In April 2011, Rick Santorum said that he was “Tea Party before there was a Tea Party.” It looks like caucusgoers and primary voters in Iowa, Colorado, Minnesota, and Missouri believed him. But future caucusgoers and primary voters shouldn’t be fooled; Rick Santorum has made a litany of proposals that are questionable at best from a constitutionalist point of view. He wants to use taxpayer dollars to support adoptions; “to incentivize the states to promote parental choice and quality educational options”; to create a public-private partnership between the Department of Health and Human Services and private organizations “for the purpose of strengthening marriages, families, and fatherhood”; to reinstate “2008-level funding for the Community Based Abstinence Education Program”; and “to advance adult stem cell research.”

Those may all be worthy goals, but a Tea Party activist might well ask: Where does the constitution give the federal government the authority to undertake these tasks? Santorum’s proposals paint a picture of a candidate who isn’t so much opposed to big government but merely opposed to the aims of big government under a Democratic administration. Tea Party activists claim to believe that the size of government should be reduced. Rick Santorum, on the other hand, seems to believe that big government is fine as long as he’s the guy controlling it.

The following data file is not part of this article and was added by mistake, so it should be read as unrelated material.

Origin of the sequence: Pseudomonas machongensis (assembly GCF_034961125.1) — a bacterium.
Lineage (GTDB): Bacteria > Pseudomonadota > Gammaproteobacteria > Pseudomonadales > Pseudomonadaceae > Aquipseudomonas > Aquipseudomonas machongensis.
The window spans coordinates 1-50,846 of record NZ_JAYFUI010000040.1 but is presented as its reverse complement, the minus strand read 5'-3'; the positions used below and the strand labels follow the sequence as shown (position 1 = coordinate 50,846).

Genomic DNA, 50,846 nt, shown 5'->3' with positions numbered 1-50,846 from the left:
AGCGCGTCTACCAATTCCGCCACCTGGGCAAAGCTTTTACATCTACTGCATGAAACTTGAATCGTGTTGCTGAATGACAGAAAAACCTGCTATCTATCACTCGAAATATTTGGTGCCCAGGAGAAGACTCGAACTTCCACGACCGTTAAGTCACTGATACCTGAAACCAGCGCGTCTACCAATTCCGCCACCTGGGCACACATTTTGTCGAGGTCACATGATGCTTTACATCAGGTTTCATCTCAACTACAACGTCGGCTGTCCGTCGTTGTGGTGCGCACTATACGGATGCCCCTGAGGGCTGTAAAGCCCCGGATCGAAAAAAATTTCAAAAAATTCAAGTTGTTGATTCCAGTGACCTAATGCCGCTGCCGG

Now, more conservative caucusgoers and primary voters might be saying to themselves: Why should I listen to this guy? He’s a libertarian, not a conservative. That’s true, but you don’t have to take my word for it. In January, leading conservative blogger Erick Erickson, the editor-in-chief of RedState.com, also made the case that Santorum is “a big government conservative.” He brought up many of the same points I’ve mentioned and a few that I haven’t. If you’re a conservative and can’t trust Erick Erickson, who can you trust?

If you’re a Republican caucusgoer or primary voter interested in beating President Obama in November, you should know that you’ll need every vote you can muster. The truth of the matter is that you will need libertarians, including supporters of Congressman Ron Paul (R-Tex.). Yet at this very moment former two-term Governor Gary Johnson (R-N.M.) is seeking the Libertarian Party’s nomination. What I’m saying, and not very subtly, is that we libertarians have other options and I can assure you, dear Republican caucusgoers and primary voters, that we will pursue those other options this November if you nominate big government conservative Rick Santorum. He is the line we will not cross in the name of compromise. Consider yourselves warned.